17° Simpósio Edwaldo Camargo e 1° Congresso CancerThera

Dados do Trabalho


Association between Body Composition and Survival in Locally Advanced Head and Neck Cancer treated with Radiotherapy


Malnutrition is a frequent condition in patients with head and neck cancer (HNC) due to the location of the tumor, treatment, and difficulty in food intake. Body composition is recognized as a prognostic factor in cancer patients, independently of nutritional status. Low muscularity (LM) is related to decreased survival in patients with HNC, however, the adipose tissue (AT) impacts in prognosis is unclear.


This study evaluates the association between body composition parameters and survival in patients with locally advanced HNC.

Materiais e Métodos

A retrospective study was conducted on patients diagnosed with locally advanced HNC who received radiotherapy as the first-line treatment at the University of Campinas Hospital between January 2010 and December 2018. The total adipose tissue (TAT) area and the skeletal muscle area were measured by analyzing computed tomography (CT) images at the level of the third cervical vertebra (C3) using the SliceOMatic V. 5.0 software. The muscle cross-sectional area (CSA) at C3 was used to estimate the CSA muscle area at L3, using a specific formula.Cox proportional hazard models were used for survival analysis. Model A was adjusted for age, while model B was adjusted for age, ECOG score, diabetes, hypertension, concomitant chemotherapy, and tumor stage. Model C maintained the variables of model B plus muscularity. The statistical analysis was performed using Stata software version 17.0, and a significance level of 5% was established. The study was approved by the Research Ethics Committee of UNICAMP (CAAE: 42743120.5.0000.5404).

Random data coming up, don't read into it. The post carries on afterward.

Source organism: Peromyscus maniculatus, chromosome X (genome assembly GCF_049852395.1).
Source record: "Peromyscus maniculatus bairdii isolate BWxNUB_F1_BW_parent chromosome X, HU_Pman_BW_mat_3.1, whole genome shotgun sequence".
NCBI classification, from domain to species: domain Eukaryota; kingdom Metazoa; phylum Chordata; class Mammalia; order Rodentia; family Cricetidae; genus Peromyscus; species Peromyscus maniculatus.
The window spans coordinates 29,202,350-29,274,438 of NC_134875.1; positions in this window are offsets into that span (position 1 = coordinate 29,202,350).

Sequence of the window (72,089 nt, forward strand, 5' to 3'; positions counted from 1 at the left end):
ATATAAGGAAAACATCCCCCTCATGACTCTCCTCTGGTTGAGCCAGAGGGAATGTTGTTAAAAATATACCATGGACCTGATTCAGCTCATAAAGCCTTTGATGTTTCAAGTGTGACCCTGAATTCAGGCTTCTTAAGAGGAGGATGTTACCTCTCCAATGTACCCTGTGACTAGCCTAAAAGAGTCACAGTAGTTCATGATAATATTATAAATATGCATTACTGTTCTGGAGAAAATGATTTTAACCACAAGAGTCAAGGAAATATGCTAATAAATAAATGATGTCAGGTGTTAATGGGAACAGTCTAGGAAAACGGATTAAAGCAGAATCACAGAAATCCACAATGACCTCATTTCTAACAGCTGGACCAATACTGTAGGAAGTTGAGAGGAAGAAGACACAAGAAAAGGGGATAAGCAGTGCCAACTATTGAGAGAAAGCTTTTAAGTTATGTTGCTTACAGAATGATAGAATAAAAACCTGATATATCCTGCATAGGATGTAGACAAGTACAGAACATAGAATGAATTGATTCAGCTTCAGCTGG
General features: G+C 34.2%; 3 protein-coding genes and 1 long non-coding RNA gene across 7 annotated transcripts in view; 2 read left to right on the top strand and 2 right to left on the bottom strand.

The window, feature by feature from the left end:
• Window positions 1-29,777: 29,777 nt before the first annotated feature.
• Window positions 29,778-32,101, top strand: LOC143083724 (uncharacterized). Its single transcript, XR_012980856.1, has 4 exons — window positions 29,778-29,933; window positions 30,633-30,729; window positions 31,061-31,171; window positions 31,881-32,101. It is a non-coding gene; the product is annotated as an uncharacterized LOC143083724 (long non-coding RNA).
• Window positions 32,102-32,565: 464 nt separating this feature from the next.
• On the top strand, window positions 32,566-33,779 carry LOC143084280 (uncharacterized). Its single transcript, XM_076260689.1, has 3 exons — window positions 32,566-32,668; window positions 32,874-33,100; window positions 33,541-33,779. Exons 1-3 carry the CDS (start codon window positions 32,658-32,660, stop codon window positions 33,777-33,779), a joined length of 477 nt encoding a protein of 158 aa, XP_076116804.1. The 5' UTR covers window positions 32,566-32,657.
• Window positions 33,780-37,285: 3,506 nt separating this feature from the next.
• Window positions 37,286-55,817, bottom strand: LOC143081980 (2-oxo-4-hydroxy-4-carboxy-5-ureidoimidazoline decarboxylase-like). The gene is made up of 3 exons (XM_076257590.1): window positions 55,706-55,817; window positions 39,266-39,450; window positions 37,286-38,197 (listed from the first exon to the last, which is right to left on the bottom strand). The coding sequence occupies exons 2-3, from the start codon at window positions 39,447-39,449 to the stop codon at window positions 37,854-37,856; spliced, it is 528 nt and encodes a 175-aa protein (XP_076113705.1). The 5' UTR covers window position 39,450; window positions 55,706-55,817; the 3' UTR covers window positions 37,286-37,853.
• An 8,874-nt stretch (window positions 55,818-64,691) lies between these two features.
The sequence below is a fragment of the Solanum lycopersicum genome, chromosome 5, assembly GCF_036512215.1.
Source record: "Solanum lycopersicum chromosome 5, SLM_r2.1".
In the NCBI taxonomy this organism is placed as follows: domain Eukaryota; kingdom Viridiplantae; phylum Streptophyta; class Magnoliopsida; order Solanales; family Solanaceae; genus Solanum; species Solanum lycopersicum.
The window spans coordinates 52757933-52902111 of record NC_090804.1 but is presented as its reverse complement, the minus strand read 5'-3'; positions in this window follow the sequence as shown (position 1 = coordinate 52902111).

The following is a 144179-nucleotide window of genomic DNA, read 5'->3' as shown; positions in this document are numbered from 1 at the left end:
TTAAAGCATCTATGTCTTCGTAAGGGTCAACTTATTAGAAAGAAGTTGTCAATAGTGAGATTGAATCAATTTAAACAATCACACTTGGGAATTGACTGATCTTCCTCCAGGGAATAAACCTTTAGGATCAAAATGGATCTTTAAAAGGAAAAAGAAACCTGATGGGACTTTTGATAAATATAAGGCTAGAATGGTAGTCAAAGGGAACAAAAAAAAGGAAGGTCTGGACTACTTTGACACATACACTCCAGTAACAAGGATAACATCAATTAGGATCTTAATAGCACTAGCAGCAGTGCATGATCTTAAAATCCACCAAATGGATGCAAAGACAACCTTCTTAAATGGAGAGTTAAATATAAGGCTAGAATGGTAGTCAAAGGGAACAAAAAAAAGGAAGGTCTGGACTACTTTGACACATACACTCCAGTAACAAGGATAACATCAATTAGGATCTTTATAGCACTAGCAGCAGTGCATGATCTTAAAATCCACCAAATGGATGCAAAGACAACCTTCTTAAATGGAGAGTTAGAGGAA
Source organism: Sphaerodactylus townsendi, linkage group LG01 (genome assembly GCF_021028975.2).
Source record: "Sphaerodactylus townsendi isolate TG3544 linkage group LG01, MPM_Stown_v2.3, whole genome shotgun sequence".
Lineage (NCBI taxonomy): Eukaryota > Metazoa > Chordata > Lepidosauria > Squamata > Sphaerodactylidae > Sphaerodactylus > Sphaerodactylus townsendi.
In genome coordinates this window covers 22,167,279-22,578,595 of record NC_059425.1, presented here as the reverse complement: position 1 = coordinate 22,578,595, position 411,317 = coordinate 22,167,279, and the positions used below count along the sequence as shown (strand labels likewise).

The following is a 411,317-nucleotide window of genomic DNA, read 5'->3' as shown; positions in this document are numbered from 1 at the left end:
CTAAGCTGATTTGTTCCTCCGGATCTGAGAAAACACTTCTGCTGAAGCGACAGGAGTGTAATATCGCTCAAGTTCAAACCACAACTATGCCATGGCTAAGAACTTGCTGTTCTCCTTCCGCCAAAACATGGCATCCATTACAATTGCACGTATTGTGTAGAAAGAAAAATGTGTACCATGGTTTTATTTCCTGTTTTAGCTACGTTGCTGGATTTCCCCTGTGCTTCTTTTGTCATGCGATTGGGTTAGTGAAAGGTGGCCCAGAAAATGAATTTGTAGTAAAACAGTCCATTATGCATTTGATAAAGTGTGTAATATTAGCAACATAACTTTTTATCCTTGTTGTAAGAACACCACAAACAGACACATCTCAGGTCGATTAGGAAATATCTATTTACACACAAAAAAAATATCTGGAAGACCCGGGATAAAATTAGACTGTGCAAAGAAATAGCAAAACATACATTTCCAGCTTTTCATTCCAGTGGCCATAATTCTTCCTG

Our sample included 132 patients that comprised mostly males (87.9%) aged between 55 and 70 years (60.6%) and considered eutrophic by the Body Mass Index (BMI) (52.3%). Patients in the highest tertile of TAT had a lower risk of death than those in the lowest tertile in model A [HR: 0.49 (CI 95%: 0.30–0.79); ptrend=0.007], model B [HR: 0.56 (CI 95%: 0.32–0.96); ptrend=0.039], and model C [HR: 0.51 (CI 95%: 0.29–0.89); ptrend=0.017]. The highest tertile of TAT presented higher caloric intake (p=0.030) and energy expenditure (p=0.004). Low muscularity was associated with lower overall survival [HR=1.77, 95%CI (1.01 - 3.07), p=0.044)], but not with progression free survival. There was no statistical difference for NLR values between groups (p=0.47).


Higher adiposity was a protective factor for overall survival in locally advanced HNC treated with radiotherapy. Low muscularity was associated with reduced overall survival. The assessment of body composition, added to an early nutritional intervention, and the preservation of muscle mass and adipose tissue may play a role in improving the outcomes of locally advanced HNC patients undergoing radiotherapy.

Palavras Chave

MUSCULARITY; Adipose Tissue; Computed tomography; Malnutrition; mortality.


Oncologia Clínica


LARISSA ARIEL OLIVEIRA CARRILHO, Rafaella Caroline de Lellis Moreira, Fabiana Lascala Juliani, Livia Dias Guerra, Fernanda Silva Santos, Sandra Regina Brambilla, Luciana Freire de Almeida dos Anjos, Davi Magalhães Leite Novaes, Lígia Traldi Macedo, Eduardo Baldon Pereira, Carmen Silvia Passos Lima, Lígia de Moraes Antunes-Correa, Maria Carolina Santos Mendes, José Barreto Campello Carvalheira